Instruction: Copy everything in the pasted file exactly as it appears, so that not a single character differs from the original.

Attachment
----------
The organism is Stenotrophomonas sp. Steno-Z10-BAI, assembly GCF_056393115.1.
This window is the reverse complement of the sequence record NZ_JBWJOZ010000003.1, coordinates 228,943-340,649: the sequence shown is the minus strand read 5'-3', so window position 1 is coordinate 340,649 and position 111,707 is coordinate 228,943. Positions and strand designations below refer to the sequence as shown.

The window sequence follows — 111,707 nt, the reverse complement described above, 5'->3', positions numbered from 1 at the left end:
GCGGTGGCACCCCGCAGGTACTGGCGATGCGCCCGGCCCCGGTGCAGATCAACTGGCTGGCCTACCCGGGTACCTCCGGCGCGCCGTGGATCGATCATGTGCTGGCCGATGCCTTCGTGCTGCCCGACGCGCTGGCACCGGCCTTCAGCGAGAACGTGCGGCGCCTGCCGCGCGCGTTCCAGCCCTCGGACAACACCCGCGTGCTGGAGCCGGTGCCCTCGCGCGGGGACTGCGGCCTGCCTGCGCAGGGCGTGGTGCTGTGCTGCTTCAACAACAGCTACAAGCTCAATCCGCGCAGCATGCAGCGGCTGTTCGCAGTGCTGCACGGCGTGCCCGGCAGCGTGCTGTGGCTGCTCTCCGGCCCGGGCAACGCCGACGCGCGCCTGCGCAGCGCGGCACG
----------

The organism is Stenotrophomonas sp. Steno-Z10-BAI, assembly GCF_056393115.1.
This window is the reverse complement of the sequence record NZ_JBWJOZ010000003.1, coordinates 228,943-340,649: the sequence shown is the minus strand read 5'-3', so window position 1 is coordinate 340,649 and position 111,707 is coordinate 228,943. Positions and strand designations below refer to the sequence as shown.

The window sequence follows — 111,707 nt, the reverse complement described above, 5'->3', positions numbered from 1 at the left end:
GCGGTGGCACCCCGCAGGTACTGGCGATGCGCCCGGCCCCGGTGCAGATCAACTGGCTGGCCTACCCGGGTACCTCCGGCGCGCCGTGGATCGATCATGTGCTGGCCGATGCCTTCGTGCTGCCCGACGCGCTGGCACCGGCCTTCAGCGAGAACGTGCGGCGCCTGCCGCGCGCGTTCCAGCCCTCGGACAACACCCGCGTGCTGGAGCCGGTGCCCTCGCGCGGGGACTGCGGCCTGCCTGCGCAGGGCGTGGTGCTGTGCTGCTTCAACAACAGCTACAAGCTCAATCCGCGCAGCATGCAGCGGCTGTTCGCAGTGCTGCACGGCGTGCCCGGCAGCGTGCTGTGGCTGCTCTCCGGCCCGGGCAACGCCGACGCGCGCCTGCGCAGCGCGGCACG